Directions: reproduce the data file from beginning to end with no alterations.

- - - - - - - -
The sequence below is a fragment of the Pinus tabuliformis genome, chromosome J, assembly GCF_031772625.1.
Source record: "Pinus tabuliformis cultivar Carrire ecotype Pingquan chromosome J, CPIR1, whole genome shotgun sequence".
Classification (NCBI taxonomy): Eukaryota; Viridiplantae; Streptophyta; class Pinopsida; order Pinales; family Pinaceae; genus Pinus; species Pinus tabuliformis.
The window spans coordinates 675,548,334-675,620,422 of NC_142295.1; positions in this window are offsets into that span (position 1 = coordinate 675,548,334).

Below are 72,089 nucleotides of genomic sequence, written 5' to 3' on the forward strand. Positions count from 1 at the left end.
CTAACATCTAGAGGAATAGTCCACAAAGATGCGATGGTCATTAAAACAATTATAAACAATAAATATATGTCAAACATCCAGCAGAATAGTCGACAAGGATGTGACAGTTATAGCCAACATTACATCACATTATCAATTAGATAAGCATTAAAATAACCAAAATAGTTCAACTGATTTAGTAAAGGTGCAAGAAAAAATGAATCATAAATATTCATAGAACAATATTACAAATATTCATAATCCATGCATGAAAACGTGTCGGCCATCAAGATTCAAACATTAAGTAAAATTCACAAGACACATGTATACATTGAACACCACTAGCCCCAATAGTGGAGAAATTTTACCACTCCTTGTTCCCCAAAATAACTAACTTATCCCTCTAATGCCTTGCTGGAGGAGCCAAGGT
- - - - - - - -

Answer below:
The sequence below is a fragment of the Pinus tabuliformis genome, chromosome J, assembly GCF_031772625.1.
Source record: "Pinus tabuliformis cultivar Carrire ecotype Pingquan chromosome J, CPIR1, whole genome shotgun sequence".
Classification (NCBI taxonomy): Eukaryota; Viridiplantae; Streptophyta; class Pinopsida; order Pinales; family Pinaceae; genus Pinus; species Pinus tabuliformis.
The window spans coordinates 675,548,334-675,620,422 of NC_142295.1; positions in this window are offsets into that span (position 1 = coordinate 675,548,334).

Below are 72,089 nucleotides of genomic sequence, written 5' to 3' on the forward strand. Positions count from 1 at the left end.
CTAACATCTAGAGGAATAGTCCACAAAGATGCGATGGTCATTAAAACAATTATAAACAATAAATATATGTCAAACATCCAGCAGAATAGTCGACAAGGATGTGACAGTTATAGCCAACATTACATCACATTATCAATTAGATAAGCATTAAAATAACCAAAATAGTTCAACTGATTTAGTAAAGGTGCAAGAAAAAATGAATCATAAATATTCATAGAACAATATTACAAATATTCATAATCCATGCATGAAAACGTGTCGGCCATCAAGATTCAAACATTAAGTAAAATTCACAAGACACATGTATACATTGAACACCACTAGCCCCAATAGTGGAGAAATTTTACCACTCCTTGTTCCCCAAAATAACTAACTTATCCCTCTAATGCCTTGCTGGAGGAGCCAAGGT